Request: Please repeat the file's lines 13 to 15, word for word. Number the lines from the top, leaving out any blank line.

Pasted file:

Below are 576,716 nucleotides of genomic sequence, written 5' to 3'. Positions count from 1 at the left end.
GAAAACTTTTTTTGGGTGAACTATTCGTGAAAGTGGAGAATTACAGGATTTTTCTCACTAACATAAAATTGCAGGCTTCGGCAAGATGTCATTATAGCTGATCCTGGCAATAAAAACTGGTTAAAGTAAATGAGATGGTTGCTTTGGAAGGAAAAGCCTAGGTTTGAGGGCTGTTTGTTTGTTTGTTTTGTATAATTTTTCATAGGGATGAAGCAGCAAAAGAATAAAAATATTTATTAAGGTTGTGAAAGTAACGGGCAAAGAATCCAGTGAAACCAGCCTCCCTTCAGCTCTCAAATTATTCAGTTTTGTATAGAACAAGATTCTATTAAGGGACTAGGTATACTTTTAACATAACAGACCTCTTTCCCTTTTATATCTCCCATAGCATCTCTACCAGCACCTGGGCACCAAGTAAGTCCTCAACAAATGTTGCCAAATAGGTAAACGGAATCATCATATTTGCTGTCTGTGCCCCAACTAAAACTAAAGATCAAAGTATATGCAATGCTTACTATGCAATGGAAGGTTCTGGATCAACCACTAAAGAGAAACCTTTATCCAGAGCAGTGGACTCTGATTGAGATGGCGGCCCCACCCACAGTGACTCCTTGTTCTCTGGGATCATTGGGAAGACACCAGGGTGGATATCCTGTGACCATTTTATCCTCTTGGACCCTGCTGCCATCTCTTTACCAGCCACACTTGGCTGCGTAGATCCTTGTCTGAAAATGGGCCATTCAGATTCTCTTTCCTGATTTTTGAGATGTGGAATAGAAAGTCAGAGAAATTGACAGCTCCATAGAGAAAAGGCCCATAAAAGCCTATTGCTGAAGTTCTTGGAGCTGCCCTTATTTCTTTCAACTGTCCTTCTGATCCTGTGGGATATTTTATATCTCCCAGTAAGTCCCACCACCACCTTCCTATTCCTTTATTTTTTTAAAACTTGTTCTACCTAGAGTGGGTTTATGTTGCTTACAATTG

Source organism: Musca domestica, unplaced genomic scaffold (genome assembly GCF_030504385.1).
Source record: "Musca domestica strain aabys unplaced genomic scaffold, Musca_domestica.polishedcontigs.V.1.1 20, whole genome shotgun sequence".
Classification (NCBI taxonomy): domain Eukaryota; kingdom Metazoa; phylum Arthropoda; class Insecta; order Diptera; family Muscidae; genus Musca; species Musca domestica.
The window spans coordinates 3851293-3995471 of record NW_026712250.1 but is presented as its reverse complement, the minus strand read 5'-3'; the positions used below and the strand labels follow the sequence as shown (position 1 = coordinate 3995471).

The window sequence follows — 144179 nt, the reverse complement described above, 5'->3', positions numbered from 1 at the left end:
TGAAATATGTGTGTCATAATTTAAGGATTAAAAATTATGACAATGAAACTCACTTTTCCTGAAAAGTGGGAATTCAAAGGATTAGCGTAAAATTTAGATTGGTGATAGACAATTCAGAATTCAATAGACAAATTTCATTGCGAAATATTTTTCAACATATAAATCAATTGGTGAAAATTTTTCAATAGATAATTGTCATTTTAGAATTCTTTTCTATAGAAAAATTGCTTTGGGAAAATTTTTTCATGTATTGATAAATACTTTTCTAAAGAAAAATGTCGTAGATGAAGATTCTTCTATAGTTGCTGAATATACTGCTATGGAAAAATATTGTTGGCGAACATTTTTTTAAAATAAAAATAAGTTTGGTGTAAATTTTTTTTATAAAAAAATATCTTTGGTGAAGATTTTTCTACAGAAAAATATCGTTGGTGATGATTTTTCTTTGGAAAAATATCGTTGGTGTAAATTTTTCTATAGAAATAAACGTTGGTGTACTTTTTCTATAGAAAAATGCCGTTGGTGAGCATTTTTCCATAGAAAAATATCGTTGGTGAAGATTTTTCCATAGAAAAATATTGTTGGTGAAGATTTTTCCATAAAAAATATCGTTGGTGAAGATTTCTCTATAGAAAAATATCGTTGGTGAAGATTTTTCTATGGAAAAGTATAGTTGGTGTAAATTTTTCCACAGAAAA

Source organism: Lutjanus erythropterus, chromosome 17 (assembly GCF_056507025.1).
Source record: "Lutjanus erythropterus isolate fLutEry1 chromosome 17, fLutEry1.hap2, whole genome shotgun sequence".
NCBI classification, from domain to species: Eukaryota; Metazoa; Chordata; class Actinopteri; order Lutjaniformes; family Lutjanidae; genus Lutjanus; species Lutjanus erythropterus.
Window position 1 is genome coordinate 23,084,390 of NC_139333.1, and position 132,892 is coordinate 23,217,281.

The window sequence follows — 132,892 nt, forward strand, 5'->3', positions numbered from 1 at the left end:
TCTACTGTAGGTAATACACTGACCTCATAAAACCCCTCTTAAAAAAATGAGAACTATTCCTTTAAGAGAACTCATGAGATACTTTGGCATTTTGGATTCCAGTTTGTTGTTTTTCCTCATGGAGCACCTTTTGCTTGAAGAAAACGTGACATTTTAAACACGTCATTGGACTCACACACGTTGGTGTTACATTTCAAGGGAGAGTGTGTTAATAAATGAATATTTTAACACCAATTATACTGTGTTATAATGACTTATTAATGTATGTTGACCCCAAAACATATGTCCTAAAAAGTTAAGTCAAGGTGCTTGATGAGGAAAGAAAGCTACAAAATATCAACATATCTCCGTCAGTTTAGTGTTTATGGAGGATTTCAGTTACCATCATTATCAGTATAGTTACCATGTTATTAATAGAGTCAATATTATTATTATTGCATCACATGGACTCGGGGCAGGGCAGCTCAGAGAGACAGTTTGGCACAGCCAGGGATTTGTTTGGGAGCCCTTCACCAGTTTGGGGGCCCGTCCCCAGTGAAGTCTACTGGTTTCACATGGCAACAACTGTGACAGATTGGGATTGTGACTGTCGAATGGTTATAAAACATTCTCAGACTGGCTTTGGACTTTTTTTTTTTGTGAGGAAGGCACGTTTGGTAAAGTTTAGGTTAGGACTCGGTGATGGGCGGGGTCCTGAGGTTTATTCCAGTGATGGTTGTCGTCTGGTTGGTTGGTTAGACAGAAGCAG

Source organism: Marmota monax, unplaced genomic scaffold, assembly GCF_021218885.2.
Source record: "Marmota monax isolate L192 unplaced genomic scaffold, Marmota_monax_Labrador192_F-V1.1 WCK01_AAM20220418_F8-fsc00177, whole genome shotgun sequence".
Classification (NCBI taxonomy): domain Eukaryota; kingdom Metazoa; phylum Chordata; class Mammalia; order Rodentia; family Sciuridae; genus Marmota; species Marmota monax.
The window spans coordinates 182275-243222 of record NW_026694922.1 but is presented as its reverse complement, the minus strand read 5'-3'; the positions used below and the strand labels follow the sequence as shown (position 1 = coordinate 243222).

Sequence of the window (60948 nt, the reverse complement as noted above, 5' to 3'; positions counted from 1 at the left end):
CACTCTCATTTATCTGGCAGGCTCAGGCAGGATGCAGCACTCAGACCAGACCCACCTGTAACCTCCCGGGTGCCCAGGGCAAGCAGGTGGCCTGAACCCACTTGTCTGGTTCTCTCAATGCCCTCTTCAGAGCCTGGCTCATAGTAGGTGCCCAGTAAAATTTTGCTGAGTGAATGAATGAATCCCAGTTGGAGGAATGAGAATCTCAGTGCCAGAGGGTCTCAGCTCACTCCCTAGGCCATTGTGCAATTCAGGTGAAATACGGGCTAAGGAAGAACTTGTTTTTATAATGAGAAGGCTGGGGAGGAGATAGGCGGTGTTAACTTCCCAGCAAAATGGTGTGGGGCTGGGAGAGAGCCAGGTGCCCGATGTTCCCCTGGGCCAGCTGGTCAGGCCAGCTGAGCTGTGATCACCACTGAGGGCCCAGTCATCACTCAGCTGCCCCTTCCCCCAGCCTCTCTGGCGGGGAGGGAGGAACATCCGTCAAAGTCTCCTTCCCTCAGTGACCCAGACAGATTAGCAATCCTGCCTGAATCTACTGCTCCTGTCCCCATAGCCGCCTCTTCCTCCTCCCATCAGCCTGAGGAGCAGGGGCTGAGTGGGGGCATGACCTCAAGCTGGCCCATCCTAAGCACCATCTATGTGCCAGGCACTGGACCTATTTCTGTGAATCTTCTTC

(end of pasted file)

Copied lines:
The window sequence follows — 132,892 nt, forward strand, 5'->3', positions numbered from 1 at the left end:
TCTACTGTAGGTAATACACTGACCTCATAAAACCCCTCTTAAAAAAATGAGAACTATTCCTTTAAGAGAACTCATGAGATACTTTGGCATTTTGGATTCCAGTTTGTTGTTTTTCCTCATGGAGCACCTTTTGCTTGAAGAAAACGTGACATTTTAAACACGTCATTGGACTCACACACGTTGGTGTTACATTTCAAGGGAGAGTGTGTTAATAAATGAATATTTTAACACCAATTATACTGTGTTATAATGACTTATTAATGTATGTTGACCCCAAAACATATGTCCTAAAAAGTTAAGTCAAGGTGCTTGATGAGGAAAGAAAGCTACAAAATATCAACATATCTCCGTCAGTTTAGTGTTTATGGAGGATTTCAGTTACCATCATTATCAGTATAGTTACCATGTTATTAATAGAGTCAATATTATTATTATTGCATCACATGGACTCGGGGCAGGGCAGCTCAGAGAGACAGTTTGGCACAGCCAGGGATTTGTTTGGGAGCCCTTCACCAGTTTGGGGGCCCGTCCCCAGTGAAGTCTACTGGTTTCACATGGCAACAACTGTGACAGATTGGGATTGTGACTGTCGAATGGTTATAAAACATTCTCAGACTGGCTTTGGACTTTTTTTTTTTGTGAGGAAGGCACGTTTGGTAAAGTTTAGGTTAGGACTCGGTGATGGGCGGGGTCCTGAGGTTTATTCCAGTGATGGTTGTCGTCTGGTTGGTTGGTTAGACAGAAGCAG

Source organism: Marmota monax, unplaced genomic scaffold, assembly GCF_021218885.2.